Methods

Source of Specimens

We obtained HAdV-4-positive specimens from patients with ARD/influenza-like illness (ILI) characterized by fever >37.8[degrees]C and cough, sore throat, or other respiratory symptoms. We selected cases that were originally identified by the NYSDOH as part of its activities for the US Sentinel Physician ILI Surveillance Network (https://www.cdc.gov/ flu/weekly/pdf/flu-surveillance-overview) or that represented special HAdV cases referred to the CDC for investigation because of their clinical disease severity or occurrence during an outbreak. Institutional review board review was not required for the processing of clinical samples or for the evaluation of patient information, which were obtained during routine diagnostic workups at the Clinical Virology Laboratory, Yale-New Haven Hospital (New Haven, Connecticut, USA), and the University of Rochester Medical Center (Rochester, New York, USA). Review board approval was also not required for the typing protocol used on deidentified HAdV isolates at the Lovelace Respiratory Research Institute (Albuquerque, New Mexico, USA).

Virus Isolation and Initial Identification

Virus isolation from respiratory specimens and typing was performed at CDC (Atlanta, Georgia, USA) or the Virology Laboratory, Wadsworth Center NYSDOH (Albany, New York, USA). The virus isolates were initially identified as HAdV-4 by molecular procedures as previously described (28,29).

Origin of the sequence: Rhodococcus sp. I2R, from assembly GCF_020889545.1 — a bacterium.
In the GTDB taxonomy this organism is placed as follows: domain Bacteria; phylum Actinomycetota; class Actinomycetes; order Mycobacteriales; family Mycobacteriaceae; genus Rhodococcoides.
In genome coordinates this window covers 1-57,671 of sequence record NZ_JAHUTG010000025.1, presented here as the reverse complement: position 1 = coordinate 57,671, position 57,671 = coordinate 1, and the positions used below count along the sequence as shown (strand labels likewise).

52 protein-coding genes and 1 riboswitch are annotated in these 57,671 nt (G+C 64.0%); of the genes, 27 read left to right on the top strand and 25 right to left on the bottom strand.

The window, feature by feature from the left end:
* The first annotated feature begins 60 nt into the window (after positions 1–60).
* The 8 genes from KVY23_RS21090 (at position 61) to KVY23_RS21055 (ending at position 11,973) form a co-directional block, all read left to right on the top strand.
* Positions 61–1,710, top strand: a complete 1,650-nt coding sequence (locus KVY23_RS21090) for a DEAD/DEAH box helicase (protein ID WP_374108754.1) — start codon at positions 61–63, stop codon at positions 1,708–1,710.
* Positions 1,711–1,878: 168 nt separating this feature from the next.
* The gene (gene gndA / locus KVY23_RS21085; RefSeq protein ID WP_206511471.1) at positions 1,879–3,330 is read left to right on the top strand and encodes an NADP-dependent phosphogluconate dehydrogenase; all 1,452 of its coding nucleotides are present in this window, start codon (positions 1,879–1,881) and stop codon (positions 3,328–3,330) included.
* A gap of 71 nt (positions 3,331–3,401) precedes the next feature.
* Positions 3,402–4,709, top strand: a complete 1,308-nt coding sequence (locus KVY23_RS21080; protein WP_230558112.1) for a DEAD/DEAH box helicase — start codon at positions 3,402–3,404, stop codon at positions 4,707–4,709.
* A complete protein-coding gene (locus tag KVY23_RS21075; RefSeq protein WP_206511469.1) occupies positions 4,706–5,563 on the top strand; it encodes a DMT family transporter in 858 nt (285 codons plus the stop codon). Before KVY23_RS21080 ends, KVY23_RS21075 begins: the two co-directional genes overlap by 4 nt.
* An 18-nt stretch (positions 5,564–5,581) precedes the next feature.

Genome Typing by Restriction Enzyme Analysis

Cultured isolates were shipped to Lovelace Respiratory Research Institute for propagation and extraction of intracellular viral DNA from infected A549 cell monolayers as previously reported (30). We digested viral DNA samples with a panel of 6 endonucleases to identify genomic variants following the initial guidelines of Li and Wadell (15) and as previously applied to the genomic characterization of US military strains (16) to facilitate comparisons. In brief, we digested 1 [micro]g of purified viral DNA with Bam HI, DraI, EcoRI, EcoRV, SmaI, andXhoI (New England Biolabs, Ipswich, MA, USA) in a 20-[micro]L reaction following the manufacturer's recommended conditions. For the isolates selected for complete genomic sequencing, we performed genome typing by in silico digestion of their viral DNA with the same panel of enzymes using Geneious Pro 9 (Biomatters Ltd, Auckland, New Zealand) (31).

Genome Sequencing and Analysis